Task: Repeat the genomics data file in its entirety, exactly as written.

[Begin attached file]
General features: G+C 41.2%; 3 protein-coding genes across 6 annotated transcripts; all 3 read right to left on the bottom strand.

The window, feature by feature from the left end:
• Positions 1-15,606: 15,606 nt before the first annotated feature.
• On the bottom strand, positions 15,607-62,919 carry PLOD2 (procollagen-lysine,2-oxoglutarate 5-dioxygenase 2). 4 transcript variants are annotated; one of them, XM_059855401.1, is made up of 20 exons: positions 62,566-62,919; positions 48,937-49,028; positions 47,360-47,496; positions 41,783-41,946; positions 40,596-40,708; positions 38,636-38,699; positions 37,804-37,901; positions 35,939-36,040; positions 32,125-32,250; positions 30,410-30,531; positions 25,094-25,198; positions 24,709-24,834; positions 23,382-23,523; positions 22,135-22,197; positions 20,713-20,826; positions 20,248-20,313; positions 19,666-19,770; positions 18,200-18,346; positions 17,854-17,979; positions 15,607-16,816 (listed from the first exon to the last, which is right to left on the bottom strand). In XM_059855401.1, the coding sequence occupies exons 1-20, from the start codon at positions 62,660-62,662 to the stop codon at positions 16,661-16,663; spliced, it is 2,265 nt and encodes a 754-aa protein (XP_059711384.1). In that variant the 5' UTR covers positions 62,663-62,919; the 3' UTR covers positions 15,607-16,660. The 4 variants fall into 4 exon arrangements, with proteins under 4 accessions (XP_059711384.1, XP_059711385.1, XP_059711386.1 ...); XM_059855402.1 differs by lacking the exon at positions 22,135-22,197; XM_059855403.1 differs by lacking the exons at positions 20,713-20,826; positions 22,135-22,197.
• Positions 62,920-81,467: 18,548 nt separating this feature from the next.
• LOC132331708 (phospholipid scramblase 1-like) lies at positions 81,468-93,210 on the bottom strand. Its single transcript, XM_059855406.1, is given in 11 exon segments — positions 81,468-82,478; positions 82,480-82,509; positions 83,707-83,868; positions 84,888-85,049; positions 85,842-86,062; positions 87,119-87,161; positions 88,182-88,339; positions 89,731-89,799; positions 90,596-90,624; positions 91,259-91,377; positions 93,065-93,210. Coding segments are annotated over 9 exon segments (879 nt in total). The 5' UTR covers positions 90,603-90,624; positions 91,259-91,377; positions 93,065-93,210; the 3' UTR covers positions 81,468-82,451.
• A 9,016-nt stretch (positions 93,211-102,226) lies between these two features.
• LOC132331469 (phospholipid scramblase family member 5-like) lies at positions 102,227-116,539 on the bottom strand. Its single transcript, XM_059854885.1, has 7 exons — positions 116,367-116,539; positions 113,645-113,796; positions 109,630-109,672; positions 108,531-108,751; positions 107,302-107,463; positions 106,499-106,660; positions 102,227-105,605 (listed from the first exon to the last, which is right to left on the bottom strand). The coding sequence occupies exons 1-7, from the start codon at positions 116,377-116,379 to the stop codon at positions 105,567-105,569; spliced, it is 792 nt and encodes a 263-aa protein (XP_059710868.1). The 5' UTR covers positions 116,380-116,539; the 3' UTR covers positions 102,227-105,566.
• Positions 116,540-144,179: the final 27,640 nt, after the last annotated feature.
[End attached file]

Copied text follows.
General features: G+C 41.2%; 3 protein-coding genes across 6 annotated transcripts; all 3 read right to left on the bottom strand.

The window, feature by feature from the left end:
• Positions 1-15,606: 15,606 nt before the first annotated feature.
• On the bottom strand, positions 15,607-62,919 carry PLOD2 (procollagen-lysine,2-oxoglutarate 5-dioxygenase 2). 4 transcript variants are annotated; one of them, XM_059855401.1, is made up of 20 exons: positions 62,566-62,919; positions 48,937-49,028; positions 47,360-47,496; positions 41,783-41,946; positions 40,596-40,708; positions 38,636-38,699; positions 37,804-37,901; positions 35,939-36,040; positions 32,125-32,250; positions 30,410-30,531; positions 25,094-25,198; positions 24,709-24,834; positions 23,382-23,523; positions 22,135-22,197; positions 20,713-20,826; positions 20,248-20,313; positions 19,666-19,770; positions 18,200-18,346; positions 17,854-17,979; positions 15,607-16,816 (listed from the first exon to the last, which is right to left on the bottom strand). In XM_059855401.1, the coding sequence occupies exons 1-20, from the start codon at positions 62,660-62,662 to the stop codon at positions 16,661-16,663; spliced, it is 2,265 nt and encodes a 754-aa protein (XP_059711384.1). In that variant the 5' UTR covers positions 62,663-62,919; the 3' UTR covers positions 15,607-16,660. The 4 variants fall into 4 exon arrangements, with proteins under 4 accessions (XP_059711384.1, XP_059711385.1, XP_059711386.1 ...); XM_059855402.1 differs by lacking the exon at positions 22,135-22,197; XM_059855403.1 differs by lacking the exons at positions 20,713-20,826; positions 22,135-22,197.
• Positions 62,920-81,467: 18,548 nt separating this feature from the next.
• LOC132331708 (phospholipid scramblase 1-like) lies at positions 81,468-93,210 on the bottom strand. Its single transcript, XM_059855406.1, is given in 11 exon segments — positions 81,468-82,478; positions 82,480-82,509; positions 83,707-83,868; positions 84,888-85,049; positions 85,842-86,062; positions 87,119-87,161; positions 88,182-88,339; positions 89,731-89,799; positions 90,596-90,624; positions 91,259-91,377; positions 93,065-93,210. Coding segments are annotated over 9 exon segments (879 nt in total). The 5' UTR covers positions 90,603-90,624; positions 91,259-91,377; positions 93,065-93,210; the 3' UTR covers positions 81,468-82,451.
• A 9,016-nt stretch (positions 93,211-102,226) lies between these two features.
• LOC132331469 (phospholipid scramblase family member 5-like) lies at positions 102,227-116,539 on the bottom strand. Its single transcript, XM_059854885.1, has 7 exons — positions 116,367-116,539; positions 113,645-113,796; positions 109,630-109,672; positions 108,531-108,751; positions 107,302-107,463; positions 106,499-106,660; positions 102,227-105,605 (listed from the first exon to the last, which is right to left on the bottom strand). The coding sequence occupies exons 1-7, from the start codon at positions 116,377-116,379 to the stop codon at positions 105,567-105,569; spliced, it is 792 nt and encodes a 263-aa protein (XP_059710868.1). The 5' UTR covers positions 116,380-116,539; the 3' UTR covers positions 102,227-105,566.
• Positions 116,540-144,179: the final 27,640 nt, after the last annotated feature.